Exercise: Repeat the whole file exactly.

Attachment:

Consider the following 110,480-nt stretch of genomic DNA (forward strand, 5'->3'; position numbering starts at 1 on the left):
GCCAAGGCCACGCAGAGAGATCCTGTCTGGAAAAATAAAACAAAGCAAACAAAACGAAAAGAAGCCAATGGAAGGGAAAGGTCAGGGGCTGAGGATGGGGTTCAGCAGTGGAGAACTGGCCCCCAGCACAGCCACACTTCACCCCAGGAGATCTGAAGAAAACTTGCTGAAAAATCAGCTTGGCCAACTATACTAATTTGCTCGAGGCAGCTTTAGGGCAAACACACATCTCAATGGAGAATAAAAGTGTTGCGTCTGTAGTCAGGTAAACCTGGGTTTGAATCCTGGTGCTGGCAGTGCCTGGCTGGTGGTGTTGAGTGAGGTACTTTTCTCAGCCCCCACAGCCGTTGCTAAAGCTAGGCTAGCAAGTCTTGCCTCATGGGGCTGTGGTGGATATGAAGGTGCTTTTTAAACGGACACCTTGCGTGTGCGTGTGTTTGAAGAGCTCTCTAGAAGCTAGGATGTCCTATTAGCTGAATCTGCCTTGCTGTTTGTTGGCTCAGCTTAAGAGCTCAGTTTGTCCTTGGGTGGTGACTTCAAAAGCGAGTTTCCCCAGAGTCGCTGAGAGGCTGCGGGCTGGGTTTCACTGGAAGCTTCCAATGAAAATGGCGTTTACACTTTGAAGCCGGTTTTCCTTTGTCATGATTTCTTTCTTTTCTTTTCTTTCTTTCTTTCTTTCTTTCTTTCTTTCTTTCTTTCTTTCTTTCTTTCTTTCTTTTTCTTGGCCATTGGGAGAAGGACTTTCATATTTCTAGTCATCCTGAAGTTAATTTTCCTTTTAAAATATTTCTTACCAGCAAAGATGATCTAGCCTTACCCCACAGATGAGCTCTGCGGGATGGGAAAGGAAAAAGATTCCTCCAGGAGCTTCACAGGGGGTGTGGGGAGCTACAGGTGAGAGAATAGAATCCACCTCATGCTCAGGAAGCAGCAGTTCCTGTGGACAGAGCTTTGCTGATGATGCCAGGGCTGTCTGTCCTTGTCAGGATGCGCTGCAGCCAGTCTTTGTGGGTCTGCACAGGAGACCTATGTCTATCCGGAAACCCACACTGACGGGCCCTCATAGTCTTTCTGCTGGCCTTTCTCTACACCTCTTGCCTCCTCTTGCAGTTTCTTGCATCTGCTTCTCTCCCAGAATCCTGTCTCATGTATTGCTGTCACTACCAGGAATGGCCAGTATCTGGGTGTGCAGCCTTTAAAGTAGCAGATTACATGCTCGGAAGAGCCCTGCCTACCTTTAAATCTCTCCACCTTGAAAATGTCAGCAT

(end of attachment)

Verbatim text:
Consider the following 110,480-nt stretch of genomic DNA (forward strand, 5'->3'; position numbering starts at 1 on the left):
GCCAAGGCCACGCAGAGAGATCCTGTCTGGAAAAATAAAACAAAGCAAACAAAACGAAAAGAAGCCAATGGAAGGGAAAGGTCAGGGGCTGAGGATGGGGTTCAGCAGTGGAGAACTGGCCCCCAGCACAGCCACACTTCACCCCAGGAGATCTGAAGAAAACTTGCTGAAAAATCAGCTTGGCCAACTATACTAATTTGCTCGAGGCAGCTTTAGGGCAAACACACATCTCAATGGAGAATAAAAGTGTTGCGTCTGTAGTCAGGTAAACCTGGGTTTGAATCCTGGTGCTGGCAGTGCCTGGCTGGTGGTGTTGAGTGAGGTACTTTTCTCAGCCCCCACAGCCGTTGCTAAAGCTAGGCTAGCAAGTCTTGCCTCATGGGGCTGTGGTGGATATGAAGGTGCTTTTTAAACGGACACCTTGCGTGTGCGTGTGTTTGAAGAGCTCTCTAGAAGCTAGGATGTCCTATTAGCTGAATCTGCCTTGCTGTTTGTTGGCTCAGCTTAAGAGCTCAGTTTGTCCTTGGGTGGTGACTTCAAAAGCGAGTTTCCCCAGAGTCGCTGAGAGGCTGCGGGCTGGGTTTCACTGGAAGCTTCCAATGAAAATGGCGTTTACACTTTGAAGCCGGTTTTCCTTTGTCATGATTTCTTTCTTTTCTTTTCTTTCTTTCTTTCTTTCTTTCTTTCTTTCTTTCTTTCTTTCTTTCTTTCTTTCTTTTTCTTGGCCATTGGGAGAAGGACTTTCATATTTCTAGTCATCCTGAAGTTAATTTTCCTTTTAAAATATTTCTTACCAGCAAAGATGATCTAGCCTTACCCCACAGATGAGCTCTGCGGGATGGGAAAGGAAAAAGATTCCTCCAGGAGCTTCACAGGGGGTGTGGGGAGCTACAGGTGAGAGAATAGAATCCACCTCATGCTCAGGAAGCAGCAGTTCCTGTGGACAGAGCTTTGCTGATGATGCCAGGGCTGTCTGTCCTTGTCAGGATGCGCTGCAGCCAGTCTTTGTGGGTCTGCACAGGAGACCTATGTCTATCCGGAAACCCACACTGACGGGCCCTCATAGTCTTTCTGCTGGCCTTTCTCTACACCTCTTGCCTCCTCTTGCAGTTTCTTGCATCTGCTTCTCTCCCAGAATCCTGTCTCATGTATTGCTGTCACTACCAGGAATGGCCAGTATCTGGGTGTGCAGCCTTTAAAGTAGCAGATTACATGCTCGGAAGAGCCCTGCCTACCTTTAAATCTCTCCACCTTGAAAATGTCAGCAT